171 weeks. Or three years and three months.
I’ve noticed another huge change, literally, in the last week or so.
The toddlers have gone.
The toddlers have left the building.
The boys were getting ready for bed a couple of nights ago — running around in their nighttime pull-ups — and they looked like GIANT babies. But not babies.
It sounds ridiculous doesn’t it? Like this transition has passed me by and I haven’t realised — until now — that the babies I brought home from hospital have grown up!
I remember when they lost their newborn looks and turned into chunky, apple-cheeked, babies. Then again, when that phase ended and they turned into stocky, tottering little toddlers.
And now they’ve morphed into little boys.
We are living, cheek by jowel, with them every day but we don’t notice these changes until they’ve happened.
Then all of a sudden, it’s like we’re seeing them with new eyes. One minute they leave the room, and the next, they come in looking like a different person.
I’m not really sure where I’m going with this post to be honest. Albeit that I’m feeling a bit tired and emotional.
There have been so many changes over the last couple of months. Since they started pre-school, in April, they’ve become much more independent, much stronger willed and much more worldly-wise than before.
The nursery that we send them to is incredible — the staff there are fabulous — and they are teaching them so many amazing things. Last week, the topic was ‘Castles and Knights’. They made shields and all Cosmo wanted to talk about was castles and ‘draw-bridges that keep the baddies out’.
Wow. He’s three!
I’m sure I didn’t learn about things like that until I went to primary school.
It makes me so proud to hear them chattering to each other. I love listening to their conversations. Darling little sing-song voices, jabbering away. Both of them as bossy as each other; both trying to be top dog.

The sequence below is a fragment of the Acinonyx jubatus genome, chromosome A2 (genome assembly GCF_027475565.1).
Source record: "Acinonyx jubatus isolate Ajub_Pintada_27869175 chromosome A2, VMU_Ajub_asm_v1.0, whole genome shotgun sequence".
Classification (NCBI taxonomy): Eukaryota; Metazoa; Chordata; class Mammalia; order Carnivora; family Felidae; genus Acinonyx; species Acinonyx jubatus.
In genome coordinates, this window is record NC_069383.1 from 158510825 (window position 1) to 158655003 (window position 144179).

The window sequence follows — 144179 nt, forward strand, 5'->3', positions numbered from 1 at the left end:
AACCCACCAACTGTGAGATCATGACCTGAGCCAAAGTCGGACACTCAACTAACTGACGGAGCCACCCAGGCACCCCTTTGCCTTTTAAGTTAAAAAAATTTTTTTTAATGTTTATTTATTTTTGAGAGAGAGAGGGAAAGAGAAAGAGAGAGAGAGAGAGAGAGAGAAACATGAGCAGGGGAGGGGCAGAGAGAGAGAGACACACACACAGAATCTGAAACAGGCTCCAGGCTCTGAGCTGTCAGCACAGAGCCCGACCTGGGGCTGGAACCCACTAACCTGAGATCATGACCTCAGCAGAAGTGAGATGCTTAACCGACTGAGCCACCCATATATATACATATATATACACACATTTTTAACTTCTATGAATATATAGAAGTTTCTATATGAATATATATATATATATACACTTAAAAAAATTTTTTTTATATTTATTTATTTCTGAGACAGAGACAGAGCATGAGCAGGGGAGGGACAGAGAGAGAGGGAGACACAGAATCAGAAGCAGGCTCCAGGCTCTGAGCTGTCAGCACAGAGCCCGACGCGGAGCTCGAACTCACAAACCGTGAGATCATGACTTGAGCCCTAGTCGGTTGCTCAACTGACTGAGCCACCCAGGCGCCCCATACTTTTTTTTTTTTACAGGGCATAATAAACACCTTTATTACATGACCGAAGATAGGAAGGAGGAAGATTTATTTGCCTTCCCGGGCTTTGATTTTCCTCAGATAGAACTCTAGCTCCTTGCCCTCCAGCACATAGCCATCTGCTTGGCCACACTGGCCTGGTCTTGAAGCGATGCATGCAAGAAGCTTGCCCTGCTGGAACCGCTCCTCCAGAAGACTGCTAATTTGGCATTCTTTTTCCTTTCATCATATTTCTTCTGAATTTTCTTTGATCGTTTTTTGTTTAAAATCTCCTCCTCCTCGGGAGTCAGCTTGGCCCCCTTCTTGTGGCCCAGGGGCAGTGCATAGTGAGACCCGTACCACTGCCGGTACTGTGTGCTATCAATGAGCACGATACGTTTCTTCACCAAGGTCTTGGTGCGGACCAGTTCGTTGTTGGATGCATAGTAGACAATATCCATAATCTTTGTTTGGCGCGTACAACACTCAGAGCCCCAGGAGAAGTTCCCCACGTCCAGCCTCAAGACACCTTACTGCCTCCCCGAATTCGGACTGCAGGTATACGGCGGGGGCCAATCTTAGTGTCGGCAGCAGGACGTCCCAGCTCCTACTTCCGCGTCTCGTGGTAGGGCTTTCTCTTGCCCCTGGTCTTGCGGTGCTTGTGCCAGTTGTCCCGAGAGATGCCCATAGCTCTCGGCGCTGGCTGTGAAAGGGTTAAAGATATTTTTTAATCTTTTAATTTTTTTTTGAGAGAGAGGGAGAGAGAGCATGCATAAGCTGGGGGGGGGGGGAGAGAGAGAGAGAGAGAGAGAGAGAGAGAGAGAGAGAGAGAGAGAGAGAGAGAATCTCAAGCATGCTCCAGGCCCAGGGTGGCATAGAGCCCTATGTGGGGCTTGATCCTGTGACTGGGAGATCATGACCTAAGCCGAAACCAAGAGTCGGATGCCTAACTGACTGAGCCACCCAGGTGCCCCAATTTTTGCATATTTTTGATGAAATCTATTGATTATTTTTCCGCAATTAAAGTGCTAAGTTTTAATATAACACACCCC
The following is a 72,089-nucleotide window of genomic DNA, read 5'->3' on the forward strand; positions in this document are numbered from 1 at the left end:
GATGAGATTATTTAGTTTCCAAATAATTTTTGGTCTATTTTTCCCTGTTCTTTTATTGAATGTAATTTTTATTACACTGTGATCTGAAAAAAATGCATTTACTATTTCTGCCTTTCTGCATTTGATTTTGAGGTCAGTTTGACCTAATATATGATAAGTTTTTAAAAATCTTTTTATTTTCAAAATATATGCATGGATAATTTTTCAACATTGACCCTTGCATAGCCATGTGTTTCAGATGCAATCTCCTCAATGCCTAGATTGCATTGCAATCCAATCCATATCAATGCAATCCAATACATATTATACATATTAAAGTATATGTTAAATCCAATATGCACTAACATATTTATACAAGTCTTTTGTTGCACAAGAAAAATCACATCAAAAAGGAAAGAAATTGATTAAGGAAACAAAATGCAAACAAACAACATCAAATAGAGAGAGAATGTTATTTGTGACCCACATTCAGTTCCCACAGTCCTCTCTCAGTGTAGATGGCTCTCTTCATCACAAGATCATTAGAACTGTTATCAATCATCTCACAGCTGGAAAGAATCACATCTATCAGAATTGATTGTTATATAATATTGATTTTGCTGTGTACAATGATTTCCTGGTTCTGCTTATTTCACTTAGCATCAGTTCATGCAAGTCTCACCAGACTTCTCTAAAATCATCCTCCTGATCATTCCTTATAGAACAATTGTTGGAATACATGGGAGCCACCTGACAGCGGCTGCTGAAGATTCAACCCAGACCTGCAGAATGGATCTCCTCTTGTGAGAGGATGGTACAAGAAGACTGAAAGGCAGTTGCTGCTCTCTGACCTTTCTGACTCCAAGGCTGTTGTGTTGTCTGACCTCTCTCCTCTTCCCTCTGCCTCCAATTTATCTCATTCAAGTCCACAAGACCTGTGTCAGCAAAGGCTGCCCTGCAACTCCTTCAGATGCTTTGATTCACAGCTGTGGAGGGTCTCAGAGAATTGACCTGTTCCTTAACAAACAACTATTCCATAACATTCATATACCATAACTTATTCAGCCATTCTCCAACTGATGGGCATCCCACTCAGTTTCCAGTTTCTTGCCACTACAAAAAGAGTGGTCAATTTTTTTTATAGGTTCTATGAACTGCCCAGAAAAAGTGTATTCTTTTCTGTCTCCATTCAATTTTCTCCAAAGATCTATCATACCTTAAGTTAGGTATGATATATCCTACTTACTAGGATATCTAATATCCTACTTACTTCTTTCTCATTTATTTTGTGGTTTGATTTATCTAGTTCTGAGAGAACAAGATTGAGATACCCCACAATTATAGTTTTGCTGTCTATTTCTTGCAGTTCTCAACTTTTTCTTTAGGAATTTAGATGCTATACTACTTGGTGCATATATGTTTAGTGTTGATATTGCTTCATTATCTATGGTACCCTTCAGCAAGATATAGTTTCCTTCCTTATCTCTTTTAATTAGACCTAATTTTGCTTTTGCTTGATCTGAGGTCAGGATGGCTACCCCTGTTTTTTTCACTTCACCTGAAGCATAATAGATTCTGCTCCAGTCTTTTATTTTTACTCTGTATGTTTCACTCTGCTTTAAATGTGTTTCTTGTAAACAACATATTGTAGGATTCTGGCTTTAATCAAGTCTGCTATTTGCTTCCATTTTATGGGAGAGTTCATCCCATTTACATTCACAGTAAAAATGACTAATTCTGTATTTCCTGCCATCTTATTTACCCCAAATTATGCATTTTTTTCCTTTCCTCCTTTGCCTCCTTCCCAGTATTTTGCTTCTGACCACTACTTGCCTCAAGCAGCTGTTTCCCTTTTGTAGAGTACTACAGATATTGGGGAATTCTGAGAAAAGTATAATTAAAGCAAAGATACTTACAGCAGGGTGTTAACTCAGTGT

Cosmo has got amazing recall — just like his daddy. Tell him something just once and it will be lodged, inside his brain, until the next time he’s asked about it.
He astounds me with his knowledge — and his incredible diction. His grasp on the English language is extraordinary for a three year old.
And Bertie. My little birdy. He’s so sweet and loving.
He makes my heart swell with his aptitude for drawing and anything creative.
His key-worker at nursery was so excited a few weeks ago. I went to pick them up and she couldn’t wait to show me how he’d traced his name so beautifully. She said that his pincer grip is amazing for a little one of his age — a little high but amazing — and went on to say that his level of writing skill is akin to that of a reception class child.
I was so proud and also a bit embarrassed that I didn’t know this already. Annoyed with myself that I am not more aware of these childhood benchmarks.
I don’t ever want to take for granted how far they’ve come.
How far we’ve all come.
If I cast my mind back to when my boy and I were trying to conceive; month after month, unsuccessfully trying so very hard to become parents. Motherhood seemed like an unattainable goal. Like a mirage almost.
I used to dream about my babies — about my children. I would picture them; practical and logical like their daddy, creative and artistic like me.
I would wish for them — with every single fibre of my being — so that my whole body ached and my eyes stung with tears.
And now here they are. Exactly as I wished.
My gorgeous, clever, funny little boys.
I don’t think I’ll ever really feel as though I’m fully awake, ever again, to be honest. It all feels like a beautiful, surreal dream.